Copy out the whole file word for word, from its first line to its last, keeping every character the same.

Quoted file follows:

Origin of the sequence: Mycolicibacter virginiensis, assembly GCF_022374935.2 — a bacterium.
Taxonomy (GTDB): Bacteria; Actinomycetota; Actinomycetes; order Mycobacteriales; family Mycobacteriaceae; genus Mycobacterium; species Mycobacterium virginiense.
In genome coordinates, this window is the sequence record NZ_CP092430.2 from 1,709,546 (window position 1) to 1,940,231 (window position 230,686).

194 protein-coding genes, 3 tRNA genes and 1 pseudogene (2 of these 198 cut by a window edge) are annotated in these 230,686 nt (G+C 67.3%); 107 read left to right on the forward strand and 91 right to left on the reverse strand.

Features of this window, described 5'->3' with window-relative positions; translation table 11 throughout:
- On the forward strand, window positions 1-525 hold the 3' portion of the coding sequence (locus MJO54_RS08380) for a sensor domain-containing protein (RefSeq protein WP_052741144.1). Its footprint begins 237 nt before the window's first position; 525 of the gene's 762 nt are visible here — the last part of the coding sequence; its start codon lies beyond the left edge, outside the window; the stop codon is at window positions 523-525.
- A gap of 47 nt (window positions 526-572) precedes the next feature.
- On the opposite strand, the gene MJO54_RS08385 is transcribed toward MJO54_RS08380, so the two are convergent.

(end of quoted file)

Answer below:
Origin of the sequence: Mycolicibacter virginiensis, assembly GCF_022374935.2 — a bacterium.
Taxonomy (GTDB): Bacteria; Actinomycetota; Actinomycetes; order Mycobacteriales; family Mycobacteriaceae; genus Mycobacterium; species Mycobacterium virginiense.
In genome coordinates, this window is the sequence record NZ_CP092430.2 from 1,709,546 (window position 1) to 1,940,231 (window position 230,686).

194 protein-coding genes, 3 tRNA genes and 1 pseudogene (2 of these 198 cut by a window edge) are annotated in these 230,686 nt (G+C 67.3%); 107 read left to right on the forward strand and 91 right to left on the reverse strand.

Features of this window, described 5'->3' with window-relative positions; translation table 11 throughout:
- On the forward strand, window positions 1-525 hold the 3' portion of the coding sequence (locus MJO54_RS08380) for a sensor domain-containing protein (RefSeq protein WP_052741144.1). Its footprint begins 237 nt before the window's first position; 525 of the gene's 762 nt are visible here — the last part of the coding sequence; its start codon lies beyond the left edge, outside the window; the stop codon is at window positions 523-525.
- A gap of 47 nt (window positions 526-572) precedes the next feature.
- On the opposite strand, the gene MJO54_RS08385 is transcribed toward MJO54_RS08380, so the two are convergent.